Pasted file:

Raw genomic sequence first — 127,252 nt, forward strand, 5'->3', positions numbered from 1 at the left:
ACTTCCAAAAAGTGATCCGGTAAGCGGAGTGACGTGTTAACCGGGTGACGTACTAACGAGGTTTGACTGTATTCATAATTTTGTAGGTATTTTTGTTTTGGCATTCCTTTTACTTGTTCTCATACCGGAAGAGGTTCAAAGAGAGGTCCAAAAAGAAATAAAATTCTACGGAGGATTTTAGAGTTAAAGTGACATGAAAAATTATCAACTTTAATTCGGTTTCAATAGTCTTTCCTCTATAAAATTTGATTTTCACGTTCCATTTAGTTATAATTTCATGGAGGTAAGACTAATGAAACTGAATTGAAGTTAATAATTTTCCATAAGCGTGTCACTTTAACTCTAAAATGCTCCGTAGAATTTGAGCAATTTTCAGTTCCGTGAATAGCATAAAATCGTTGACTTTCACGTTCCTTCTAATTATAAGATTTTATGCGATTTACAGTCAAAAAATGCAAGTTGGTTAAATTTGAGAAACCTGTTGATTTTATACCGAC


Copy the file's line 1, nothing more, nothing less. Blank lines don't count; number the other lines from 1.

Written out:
Raw genomic sequence first — 127,252 nt, forward strand, 5'->3', positions numbered from 1 at the left: